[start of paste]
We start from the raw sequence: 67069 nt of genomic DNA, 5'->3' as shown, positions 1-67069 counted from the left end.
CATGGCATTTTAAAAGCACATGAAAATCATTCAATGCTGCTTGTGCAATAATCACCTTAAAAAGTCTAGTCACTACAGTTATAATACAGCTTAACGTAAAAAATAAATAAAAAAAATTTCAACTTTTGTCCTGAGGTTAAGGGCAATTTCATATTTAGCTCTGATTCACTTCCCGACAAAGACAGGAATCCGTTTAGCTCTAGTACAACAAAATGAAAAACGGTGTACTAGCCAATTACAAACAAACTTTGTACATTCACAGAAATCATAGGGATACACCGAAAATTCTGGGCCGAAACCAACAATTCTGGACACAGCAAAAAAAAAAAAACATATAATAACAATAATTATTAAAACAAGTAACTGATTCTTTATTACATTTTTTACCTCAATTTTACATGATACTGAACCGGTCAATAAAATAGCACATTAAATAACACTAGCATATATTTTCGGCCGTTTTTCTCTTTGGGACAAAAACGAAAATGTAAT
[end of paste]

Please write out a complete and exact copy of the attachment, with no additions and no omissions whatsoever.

We start from the raw sequence: 67069 nt of genomic DNA, 5'->3' as shown, positions 1-67069 counted from the left end.
CATGGCATTTTAAAAGCACATGAAAATCATTCAATGCTGCTTGTGCAATAATCACCTTAAAAAGTCTAGTCACTACAGTTATAATACAGCTTAACGTAAAAAATAAATAAAAAAAATTTCAACTTTTGTCCTGAGGTTAAGGGCAATTTCATATTTAGCTCTGATTCACTTCCCGACAAAGACAGGAATCCGTTTAGCTCTAGTACAACAAAATGAAAAACGGTGTACTAGCCAATTACAAACAAACTTTGTACATTCACAGAAATCATAGGGATACACCGAAAATTCTGGGCCGAAACCAACAATTCTGGACACAGCAAAAAAAAAAAAACATATAATAACAATAATTATTAAAACAAGTAACTGATTCTTTATTACATTTTTTACCTCAATTTTACATGATACTGAACCGGTCAATAAAATAGCACATTAAATAACACTAGCATATATTTTCGGCCGTTTTTCTCTTTGGGACAAAAACGAAAATGTAAT